The molecular machines that defend our body against infection don't huff and puff, but some of them The molecular machines that defend our body against infection don't huff and puff, but some of them apparently operate on the same principle as a steam engine. Weizmann Institute scientists have discovered a mechanism that controls inflammation similarly to a steam-engine valve: Just when the inflammatory mechanism that protects cells against viruses reaches its peak of activity, the molecular "steam-release valve" interferes, restoring this mechanism to its resting state, ready for re-activation. This finding might shed new light on such inflammatory disorders as rheumatoid arthritis or inflammatory bowel disease, and point the way to developing effective therapies.
How does the cellular "steam-release valve" work? The scientists have discovered that its crucial component is the enzyme called caspase-8. When the cell is invaded by a virus, caspase-8 joins a large molecular complex that forms in order to send out an inflammatory signal. However, this same signal, once triggered, makes sure that the inflammatory response will eventually be shut down. The mechanism can be likened to the peak of the steam cycle when the valve opens, releasing steam and restoring the engine to its initial position. In the case of the cell, the inflammatory signal prompts caspase-8 to destroy a protein called RIP1 a crucial signal amplifier after RIP1 has reached a state in which it can produce maximal amplification. The inflammatory cycle is thus completed: The signaling mechanism, precisely after reaching its peak activity level, returns to its neutral state, ready to enter yet another inflammatory cycle in case the cell is still under viral attack.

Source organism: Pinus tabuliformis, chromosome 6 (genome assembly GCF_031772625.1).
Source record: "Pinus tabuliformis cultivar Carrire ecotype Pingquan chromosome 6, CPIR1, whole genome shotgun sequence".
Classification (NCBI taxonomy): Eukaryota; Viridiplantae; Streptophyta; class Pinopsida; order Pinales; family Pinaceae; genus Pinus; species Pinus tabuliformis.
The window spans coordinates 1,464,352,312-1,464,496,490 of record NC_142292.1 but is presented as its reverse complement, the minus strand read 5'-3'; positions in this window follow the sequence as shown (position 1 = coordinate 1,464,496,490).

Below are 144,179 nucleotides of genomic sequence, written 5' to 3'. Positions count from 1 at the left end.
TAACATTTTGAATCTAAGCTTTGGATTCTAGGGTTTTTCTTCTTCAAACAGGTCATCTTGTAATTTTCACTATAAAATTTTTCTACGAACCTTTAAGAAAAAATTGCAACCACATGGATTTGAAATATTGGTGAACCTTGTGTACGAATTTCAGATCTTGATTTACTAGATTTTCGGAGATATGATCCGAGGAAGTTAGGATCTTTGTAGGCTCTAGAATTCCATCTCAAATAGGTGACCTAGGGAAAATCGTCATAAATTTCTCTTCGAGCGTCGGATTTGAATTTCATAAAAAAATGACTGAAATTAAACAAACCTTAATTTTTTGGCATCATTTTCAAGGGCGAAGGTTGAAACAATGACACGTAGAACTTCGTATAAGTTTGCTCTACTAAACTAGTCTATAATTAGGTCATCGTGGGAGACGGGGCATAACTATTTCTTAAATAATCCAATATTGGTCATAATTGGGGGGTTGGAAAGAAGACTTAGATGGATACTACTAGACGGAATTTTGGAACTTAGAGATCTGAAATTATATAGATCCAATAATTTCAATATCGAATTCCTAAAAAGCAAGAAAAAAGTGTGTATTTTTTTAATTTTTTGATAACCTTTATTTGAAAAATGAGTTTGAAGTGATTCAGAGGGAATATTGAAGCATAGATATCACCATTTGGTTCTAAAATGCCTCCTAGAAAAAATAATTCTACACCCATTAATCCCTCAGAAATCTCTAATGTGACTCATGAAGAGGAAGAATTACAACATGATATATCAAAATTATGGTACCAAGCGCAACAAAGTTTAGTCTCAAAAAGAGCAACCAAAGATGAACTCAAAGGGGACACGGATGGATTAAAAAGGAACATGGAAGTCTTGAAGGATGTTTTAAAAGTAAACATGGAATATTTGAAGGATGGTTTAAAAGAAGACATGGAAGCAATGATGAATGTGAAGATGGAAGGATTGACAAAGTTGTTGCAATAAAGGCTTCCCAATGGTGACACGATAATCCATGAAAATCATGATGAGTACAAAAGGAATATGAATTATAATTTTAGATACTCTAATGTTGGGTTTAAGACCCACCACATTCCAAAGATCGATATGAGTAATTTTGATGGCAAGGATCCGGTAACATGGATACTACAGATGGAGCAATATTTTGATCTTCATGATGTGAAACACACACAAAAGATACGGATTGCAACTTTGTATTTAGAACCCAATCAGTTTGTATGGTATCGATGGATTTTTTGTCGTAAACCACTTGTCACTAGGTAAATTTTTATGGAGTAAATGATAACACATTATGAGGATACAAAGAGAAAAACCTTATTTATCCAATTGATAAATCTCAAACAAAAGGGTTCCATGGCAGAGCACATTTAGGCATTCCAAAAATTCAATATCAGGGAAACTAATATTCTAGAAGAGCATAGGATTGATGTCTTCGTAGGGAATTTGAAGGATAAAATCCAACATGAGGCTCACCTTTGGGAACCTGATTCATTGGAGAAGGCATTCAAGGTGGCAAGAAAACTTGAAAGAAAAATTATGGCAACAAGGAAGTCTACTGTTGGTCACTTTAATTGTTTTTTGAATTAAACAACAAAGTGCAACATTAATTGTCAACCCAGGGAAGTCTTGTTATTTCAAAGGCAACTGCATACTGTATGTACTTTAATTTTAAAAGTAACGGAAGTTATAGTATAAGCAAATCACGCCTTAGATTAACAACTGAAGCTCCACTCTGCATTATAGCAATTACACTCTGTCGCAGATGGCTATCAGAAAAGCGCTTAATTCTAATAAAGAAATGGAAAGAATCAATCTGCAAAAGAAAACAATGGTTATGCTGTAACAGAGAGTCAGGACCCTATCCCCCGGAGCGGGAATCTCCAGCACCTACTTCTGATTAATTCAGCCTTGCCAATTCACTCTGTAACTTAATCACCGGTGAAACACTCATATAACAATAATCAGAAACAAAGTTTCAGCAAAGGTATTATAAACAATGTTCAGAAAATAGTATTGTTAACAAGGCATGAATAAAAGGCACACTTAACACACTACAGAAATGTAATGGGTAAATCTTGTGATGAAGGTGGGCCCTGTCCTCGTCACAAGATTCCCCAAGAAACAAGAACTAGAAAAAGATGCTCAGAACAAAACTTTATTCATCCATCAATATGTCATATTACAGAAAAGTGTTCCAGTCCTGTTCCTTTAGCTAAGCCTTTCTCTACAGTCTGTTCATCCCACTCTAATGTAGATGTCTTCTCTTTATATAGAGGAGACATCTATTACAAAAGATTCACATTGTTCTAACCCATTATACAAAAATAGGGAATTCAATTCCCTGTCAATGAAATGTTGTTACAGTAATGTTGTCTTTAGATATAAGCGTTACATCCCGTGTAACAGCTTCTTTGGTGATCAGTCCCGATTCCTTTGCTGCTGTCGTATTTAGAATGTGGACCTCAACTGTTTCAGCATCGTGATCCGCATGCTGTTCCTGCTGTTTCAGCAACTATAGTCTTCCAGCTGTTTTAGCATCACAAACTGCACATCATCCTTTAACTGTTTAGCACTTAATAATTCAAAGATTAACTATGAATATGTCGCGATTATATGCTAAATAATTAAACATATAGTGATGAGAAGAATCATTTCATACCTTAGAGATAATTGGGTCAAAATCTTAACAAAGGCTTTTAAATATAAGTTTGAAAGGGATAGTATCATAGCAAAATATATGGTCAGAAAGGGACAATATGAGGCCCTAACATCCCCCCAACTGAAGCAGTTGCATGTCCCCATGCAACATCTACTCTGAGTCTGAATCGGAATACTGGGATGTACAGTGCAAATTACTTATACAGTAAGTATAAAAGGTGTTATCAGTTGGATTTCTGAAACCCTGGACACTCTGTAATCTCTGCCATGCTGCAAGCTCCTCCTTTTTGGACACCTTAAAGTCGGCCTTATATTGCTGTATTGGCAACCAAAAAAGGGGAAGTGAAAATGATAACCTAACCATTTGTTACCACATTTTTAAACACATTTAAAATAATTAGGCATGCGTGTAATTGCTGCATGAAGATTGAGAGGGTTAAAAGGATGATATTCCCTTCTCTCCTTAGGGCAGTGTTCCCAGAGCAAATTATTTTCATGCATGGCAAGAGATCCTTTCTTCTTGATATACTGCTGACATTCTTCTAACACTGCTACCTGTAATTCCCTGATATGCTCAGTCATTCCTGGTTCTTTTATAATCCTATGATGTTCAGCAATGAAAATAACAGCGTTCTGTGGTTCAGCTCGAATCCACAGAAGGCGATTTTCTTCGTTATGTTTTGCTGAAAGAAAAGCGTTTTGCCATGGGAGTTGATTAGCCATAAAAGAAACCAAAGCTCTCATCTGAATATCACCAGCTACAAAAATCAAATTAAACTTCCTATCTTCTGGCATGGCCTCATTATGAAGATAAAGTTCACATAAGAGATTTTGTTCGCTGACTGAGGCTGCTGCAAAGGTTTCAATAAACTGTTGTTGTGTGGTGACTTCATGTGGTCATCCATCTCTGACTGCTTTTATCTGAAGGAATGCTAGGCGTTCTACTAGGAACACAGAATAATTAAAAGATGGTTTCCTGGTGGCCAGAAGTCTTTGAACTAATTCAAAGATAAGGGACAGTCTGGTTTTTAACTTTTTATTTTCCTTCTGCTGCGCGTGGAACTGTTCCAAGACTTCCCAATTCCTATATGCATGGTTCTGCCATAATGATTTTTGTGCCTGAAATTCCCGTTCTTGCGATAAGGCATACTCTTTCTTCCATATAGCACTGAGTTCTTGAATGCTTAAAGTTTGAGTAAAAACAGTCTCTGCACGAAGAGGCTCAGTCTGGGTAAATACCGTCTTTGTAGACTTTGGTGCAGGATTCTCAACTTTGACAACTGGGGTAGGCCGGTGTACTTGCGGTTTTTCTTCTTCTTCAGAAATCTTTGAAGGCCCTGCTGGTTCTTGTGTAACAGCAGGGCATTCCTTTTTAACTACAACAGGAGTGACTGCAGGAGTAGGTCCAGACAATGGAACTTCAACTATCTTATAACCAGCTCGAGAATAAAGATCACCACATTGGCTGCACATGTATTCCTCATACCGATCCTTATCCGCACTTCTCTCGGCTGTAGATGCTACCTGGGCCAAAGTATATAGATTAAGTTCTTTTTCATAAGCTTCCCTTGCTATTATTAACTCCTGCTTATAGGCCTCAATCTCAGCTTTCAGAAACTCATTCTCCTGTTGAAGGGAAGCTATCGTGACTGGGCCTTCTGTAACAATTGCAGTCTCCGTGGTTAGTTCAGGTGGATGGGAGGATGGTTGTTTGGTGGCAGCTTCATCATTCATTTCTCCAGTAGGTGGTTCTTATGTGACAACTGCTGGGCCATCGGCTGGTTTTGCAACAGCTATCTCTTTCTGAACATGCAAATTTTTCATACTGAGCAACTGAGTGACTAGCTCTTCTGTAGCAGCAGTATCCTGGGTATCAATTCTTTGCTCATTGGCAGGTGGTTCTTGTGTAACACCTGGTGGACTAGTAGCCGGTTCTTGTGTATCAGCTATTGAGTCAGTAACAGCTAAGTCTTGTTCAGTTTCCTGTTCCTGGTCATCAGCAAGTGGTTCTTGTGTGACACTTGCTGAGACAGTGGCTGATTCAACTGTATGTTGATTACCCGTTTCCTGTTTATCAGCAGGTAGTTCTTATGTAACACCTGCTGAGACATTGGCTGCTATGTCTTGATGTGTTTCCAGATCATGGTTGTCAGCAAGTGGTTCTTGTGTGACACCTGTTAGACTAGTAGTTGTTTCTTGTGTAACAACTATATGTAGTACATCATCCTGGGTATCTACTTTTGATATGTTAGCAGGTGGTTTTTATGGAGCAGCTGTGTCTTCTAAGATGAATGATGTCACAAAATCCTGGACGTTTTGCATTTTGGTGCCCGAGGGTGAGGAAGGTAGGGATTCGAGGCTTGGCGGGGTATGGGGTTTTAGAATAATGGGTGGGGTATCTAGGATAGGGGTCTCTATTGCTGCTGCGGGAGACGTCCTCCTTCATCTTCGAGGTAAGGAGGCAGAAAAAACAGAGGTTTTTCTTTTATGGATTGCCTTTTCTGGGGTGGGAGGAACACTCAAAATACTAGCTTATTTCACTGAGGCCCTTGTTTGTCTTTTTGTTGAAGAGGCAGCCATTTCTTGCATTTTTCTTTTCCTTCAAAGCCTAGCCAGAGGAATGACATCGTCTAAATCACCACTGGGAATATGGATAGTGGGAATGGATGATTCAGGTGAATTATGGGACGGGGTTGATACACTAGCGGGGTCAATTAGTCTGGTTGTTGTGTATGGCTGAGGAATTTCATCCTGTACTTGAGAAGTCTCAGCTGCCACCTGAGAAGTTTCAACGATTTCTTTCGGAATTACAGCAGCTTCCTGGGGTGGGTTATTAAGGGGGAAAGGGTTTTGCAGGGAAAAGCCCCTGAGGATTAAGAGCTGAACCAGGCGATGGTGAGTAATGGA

Until recently, caspase-8, discovered by study leader Prof. David Wallach of Weizmann's Biological Chemistry Department some 15 years ago, was known to prevent inflammation in only one way by causing damaged cells to
|Contact: Yivsam Azgad|
Weizmann Institute of Science